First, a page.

The potential for volatility has been everywhere this week. South Africa is holding presidential elections, there is a mounting threat of more sanctions against Russia, while the Istanbul mayoral election result has been torn up by the losing side and a rerun ordered. All of that has happened against the backdrop of a souring US/China trade war.
But in the CEMMEA bond market, the deals are coming in their droves.
Whether that is down to strong inflows of cash into EM assets, or battle-hardened investors developing a tolerance for disruption, or a mix of the two, is uncertain. Maybe issuers now consider this sort of market backdrop as benign and think worse is to come.
Whatever the reason, instead of pulling back, irritated by the prospect of having to pay a few basis points more for their debt, issuers are charging ahead.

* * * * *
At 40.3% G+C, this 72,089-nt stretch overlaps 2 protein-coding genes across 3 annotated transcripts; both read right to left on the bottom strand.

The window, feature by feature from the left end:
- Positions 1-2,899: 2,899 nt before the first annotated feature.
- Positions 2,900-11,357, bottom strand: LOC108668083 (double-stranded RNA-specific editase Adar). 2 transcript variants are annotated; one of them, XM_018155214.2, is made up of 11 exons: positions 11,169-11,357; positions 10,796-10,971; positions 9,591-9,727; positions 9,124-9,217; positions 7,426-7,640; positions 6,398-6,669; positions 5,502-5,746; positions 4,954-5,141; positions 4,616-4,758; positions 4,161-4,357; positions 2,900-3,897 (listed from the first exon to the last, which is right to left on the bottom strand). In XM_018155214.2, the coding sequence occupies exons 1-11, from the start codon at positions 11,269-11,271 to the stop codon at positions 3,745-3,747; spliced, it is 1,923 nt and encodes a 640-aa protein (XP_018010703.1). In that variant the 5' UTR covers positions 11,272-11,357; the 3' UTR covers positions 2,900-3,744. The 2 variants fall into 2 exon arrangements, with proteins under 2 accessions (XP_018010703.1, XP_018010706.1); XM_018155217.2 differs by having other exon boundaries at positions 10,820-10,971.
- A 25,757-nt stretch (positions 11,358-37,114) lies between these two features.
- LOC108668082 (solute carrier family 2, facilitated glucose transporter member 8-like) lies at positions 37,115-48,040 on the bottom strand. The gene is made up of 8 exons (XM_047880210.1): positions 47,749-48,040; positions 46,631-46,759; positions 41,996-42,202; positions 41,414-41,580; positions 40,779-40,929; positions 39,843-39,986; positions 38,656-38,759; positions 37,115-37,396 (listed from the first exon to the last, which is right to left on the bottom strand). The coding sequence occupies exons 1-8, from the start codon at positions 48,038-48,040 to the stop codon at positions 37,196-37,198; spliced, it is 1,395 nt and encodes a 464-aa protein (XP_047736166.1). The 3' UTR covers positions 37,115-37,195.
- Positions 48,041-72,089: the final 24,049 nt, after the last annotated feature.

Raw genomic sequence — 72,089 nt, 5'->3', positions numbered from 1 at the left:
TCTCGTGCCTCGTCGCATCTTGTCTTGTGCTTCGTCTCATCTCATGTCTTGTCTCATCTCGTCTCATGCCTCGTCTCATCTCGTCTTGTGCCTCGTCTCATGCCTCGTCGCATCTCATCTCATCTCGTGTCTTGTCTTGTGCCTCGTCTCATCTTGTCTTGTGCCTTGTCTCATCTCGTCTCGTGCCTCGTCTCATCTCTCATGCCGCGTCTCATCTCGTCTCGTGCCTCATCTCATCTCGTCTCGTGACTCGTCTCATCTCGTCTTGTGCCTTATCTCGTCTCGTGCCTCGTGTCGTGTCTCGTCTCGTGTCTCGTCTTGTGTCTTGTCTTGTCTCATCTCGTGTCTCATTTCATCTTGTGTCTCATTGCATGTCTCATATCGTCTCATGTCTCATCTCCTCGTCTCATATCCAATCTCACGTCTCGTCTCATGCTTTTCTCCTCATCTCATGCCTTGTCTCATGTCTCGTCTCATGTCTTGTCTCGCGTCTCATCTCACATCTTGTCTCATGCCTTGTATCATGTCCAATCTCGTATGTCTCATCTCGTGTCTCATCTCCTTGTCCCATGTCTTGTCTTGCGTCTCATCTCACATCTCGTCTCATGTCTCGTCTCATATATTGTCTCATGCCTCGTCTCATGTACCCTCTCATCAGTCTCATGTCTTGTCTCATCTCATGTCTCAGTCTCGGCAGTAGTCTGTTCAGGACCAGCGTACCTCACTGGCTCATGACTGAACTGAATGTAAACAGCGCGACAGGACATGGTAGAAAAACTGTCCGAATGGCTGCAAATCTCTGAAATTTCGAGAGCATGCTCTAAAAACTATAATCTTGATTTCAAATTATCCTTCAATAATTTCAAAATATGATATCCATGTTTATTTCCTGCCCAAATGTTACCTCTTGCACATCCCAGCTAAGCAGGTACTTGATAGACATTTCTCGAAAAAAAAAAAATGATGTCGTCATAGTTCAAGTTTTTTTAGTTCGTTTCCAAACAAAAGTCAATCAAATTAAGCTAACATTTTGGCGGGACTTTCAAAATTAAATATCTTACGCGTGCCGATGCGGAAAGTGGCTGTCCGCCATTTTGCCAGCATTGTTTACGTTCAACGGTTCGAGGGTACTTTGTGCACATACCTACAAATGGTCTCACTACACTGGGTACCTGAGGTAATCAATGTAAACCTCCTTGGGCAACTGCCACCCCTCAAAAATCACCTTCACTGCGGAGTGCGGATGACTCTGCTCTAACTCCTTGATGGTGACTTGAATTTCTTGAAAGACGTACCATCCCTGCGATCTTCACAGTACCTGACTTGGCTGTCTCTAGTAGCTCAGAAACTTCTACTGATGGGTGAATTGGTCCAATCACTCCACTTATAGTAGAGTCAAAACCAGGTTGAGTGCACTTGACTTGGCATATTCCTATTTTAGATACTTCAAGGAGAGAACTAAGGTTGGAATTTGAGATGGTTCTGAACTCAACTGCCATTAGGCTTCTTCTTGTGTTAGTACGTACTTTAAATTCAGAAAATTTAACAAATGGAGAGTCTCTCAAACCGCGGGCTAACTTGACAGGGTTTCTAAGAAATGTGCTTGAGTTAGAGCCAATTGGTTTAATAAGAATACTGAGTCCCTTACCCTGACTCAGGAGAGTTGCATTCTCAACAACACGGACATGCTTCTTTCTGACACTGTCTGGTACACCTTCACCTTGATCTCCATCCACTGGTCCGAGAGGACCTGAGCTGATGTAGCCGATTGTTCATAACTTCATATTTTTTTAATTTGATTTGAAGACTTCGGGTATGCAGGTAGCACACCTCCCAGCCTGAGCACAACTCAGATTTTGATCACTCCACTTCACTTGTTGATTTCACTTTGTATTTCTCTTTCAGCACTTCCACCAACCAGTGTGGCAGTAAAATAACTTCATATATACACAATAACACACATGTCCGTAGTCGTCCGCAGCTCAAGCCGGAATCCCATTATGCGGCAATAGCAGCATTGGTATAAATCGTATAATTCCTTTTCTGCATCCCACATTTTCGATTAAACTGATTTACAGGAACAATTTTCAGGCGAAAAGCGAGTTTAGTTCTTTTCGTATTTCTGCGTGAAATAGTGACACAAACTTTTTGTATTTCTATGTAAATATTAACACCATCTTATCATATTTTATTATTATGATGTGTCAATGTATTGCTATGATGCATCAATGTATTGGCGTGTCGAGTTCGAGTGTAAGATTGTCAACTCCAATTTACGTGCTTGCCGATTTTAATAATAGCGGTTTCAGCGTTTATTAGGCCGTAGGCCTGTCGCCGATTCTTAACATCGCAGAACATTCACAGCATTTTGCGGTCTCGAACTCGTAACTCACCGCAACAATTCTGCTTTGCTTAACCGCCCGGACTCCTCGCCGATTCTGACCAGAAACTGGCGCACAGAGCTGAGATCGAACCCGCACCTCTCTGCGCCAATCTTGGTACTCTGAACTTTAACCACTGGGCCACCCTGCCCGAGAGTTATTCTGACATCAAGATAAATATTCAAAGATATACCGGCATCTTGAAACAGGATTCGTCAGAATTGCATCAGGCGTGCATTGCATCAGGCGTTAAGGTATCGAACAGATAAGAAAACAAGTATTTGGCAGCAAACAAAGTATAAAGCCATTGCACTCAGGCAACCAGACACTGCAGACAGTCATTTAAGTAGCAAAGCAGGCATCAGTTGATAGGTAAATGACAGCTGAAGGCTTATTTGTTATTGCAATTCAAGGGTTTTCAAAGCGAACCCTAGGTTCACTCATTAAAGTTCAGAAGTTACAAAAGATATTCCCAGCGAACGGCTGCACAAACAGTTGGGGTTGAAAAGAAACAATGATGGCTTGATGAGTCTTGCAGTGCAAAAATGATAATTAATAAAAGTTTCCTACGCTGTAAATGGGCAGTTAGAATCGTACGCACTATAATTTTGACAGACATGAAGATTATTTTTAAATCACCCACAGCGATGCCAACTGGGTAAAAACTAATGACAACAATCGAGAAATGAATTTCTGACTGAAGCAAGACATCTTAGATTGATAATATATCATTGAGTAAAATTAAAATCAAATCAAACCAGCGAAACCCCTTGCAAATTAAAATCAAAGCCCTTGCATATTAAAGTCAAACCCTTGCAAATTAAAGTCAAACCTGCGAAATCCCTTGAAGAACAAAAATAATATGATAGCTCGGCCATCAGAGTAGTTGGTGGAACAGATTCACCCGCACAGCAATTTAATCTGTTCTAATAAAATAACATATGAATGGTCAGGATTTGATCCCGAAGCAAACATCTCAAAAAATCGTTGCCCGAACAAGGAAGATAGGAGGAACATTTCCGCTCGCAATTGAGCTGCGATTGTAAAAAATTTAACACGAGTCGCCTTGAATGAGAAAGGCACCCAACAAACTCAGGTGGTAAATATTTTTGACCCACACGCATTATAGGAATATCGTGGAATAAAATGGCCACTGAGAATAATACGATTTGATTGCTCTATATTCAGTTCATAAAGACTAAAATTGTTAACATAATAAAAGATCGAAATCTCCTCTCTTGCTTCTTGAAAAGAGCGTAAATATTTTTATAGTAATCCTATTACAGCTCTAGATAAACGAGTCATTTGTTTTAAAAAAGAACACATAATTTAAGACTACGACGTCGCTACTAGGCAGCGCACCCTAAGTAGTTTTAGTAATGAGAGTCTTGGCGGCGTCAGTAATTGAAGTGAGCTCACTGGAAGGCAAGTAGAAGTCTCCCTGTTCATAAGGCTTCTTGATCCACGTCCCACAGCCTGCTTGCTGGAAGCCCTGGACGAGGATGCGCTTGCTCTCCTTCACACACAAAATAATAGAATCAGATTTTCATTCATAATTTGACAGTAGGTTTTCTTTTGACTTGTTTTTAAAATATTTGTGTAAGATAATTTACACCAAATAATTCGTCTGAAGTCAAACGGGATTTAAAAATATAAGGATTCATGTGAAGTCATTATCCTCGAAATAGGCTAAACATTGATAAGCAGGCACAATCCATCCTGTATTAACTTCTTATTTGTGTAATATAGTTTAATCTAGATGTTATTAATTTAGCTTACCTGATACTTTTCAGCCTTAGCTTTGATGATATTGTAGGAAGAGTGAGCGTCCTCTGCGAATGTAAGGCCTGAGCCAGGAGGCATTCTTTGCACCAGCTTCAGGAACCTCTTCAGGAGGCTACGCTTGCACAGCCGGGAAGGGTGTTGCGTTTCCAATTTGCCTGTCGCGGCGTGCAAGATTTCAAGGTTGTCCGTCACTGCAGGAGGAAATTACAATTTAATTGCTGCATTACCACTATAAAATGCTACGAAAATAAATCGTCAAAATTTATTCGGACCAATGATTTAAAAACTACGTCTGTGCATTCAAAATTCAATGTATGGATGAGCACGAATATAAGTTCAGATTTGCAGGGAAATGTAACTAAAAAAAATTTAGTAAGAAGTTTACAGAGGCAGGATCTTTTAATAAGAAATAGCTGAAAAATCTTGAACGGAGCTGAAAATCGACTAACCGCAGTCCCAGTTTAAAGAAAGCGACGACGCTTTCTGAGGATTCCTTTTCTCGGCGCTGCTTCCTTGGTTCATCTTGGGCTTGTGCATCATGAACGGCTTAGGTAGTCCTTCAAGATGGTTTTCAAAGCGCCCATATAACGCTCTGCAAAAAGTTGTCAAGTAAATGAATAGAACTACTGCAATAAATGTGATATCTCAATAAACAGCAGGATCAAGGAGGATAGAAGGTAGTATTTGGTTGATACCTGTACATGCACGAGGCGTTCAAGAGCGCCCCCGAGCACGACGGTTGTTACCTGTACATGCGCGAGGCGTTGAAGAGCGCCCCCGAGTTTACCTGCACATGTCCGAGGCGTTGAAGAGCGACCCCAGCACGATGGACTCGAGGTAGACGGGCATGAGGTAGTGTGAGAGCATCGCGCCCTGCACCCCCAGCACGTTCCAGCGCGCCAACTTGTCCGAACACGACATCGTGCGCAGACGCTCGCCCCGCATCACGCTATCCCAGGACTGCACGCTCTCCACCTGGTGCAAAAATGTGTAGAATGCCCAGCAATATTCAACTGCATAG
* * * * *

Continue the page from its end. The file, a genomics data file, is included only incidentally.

Property developer Majid Al Futtaim printed its green bond this week, followed by South Africa mining firm Gold Fields on the day its country went to the polls. Even Development Bank of the Republic of Belarus made it back into the market to sell an international Belarusian rouble deal —EM local currency notes are a sure sign of a bullish market.
And the pipeline is swelling — Russian Railways, Kenya, and the Eastern and Southern African Trade and Development Bank are all on roadshows.
It is an approach to issuing debt that banks have advocated to their clients for years. It is, of course, in their economic interests to do so, but it is still gladdening to see issuers experiencing the benefits.